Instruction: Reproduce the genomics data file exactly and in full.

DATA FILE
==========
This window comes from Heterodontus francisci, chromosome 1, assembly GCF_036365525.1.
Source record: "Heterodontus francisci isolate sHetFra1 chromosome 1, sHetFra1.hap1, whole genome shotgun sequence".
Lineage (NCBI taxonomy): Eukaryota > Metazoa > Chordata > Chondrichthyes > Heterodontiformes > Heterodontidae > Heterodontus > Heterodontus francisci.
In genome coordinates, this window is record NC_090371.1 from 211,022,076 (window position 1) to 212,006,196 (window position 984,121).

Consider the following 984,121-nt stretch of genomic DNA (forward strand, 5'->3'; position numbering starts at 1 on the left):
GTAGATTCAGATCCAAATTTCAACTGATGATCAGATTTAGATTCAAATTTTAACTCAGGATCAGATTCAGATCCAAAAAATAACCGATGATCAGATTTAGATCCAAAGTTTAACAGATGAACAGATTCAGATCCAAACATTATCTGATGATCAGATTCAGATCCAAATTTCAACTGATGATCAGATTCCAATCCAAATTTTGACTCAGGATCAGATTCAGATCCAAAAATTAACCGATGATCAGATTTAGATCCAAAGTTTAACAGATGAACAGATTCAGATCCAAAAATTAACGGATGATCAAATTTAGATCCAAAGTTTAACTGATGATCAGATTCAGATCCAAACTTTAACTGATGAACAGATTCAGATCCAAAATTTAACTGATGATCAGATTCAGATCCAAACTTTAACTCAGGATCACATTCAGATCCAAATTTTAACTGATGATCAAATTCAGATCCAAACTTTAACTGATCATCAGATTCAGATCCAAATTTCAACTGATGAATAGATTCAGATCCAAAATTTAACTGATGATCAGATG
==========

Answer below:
This window comes from Heterodontus francisci, chromosome 1, assembly GCF_036365525.1.
Source record: "Heterodontus francisci isolate sHetFra1 chromosome 1, sHetFra1.hap1, whole genome shotgun sequence".
Lineage (NCBI taxonomy): Eukaryota > Metazoa > Chordata > Chondrichthyes > Heterodontiformes > Heterodontidae > Heterodontus > Heterodontus francisci.
In genome coordinates, this window is record NC_090371.1 from 211,022,076 (window position 1) to 212,006,196 (window position 984,121).

Consider the following 984,121-nt stretch of genomic DNA (forward strand, 5'->3'; position numbering starts at 1 on the left):
GTAGATTCAGATCCAAATTTCAACTGATGATCAGATTTAGATTCAAATTTTAACTCAGGATCAGATTCAGATCCAAAAAATAACCGATGATCAGATTTAGATCCAAAGTTTAACAGATGAACAGATTCAGATCCAAACATTATCTGATGATCAGATTCAGATCCAAATTTCAACTGATGATCAGATTCCAATCCAAATTTTGACTCAGGATCAGATTCAGATCCAAAAATTAACCGATGATCAGATTTAGATCCAAAGTTTAACAGATGAACAGATTCAGATCCAAAAATTAACGGATGATCAAATTTAGATCCAAAGTTTAACTGATGATCAGATTCAGATCCAAACTTTAACTGATGAACAGATTCAGATCCAAAATTTAACTGATGATCAGATTCAGATCCAAACTTTAACTCAGGATCACATTCAGATCCAAATTTTAACTGATGATCAAATTCAGATCCAAACTTTAACTGATCATCAGATTCAGATCCAAATTTCAACTGATGAATAGATTCAGATCCAAAATTTAACTGATGATCAGATG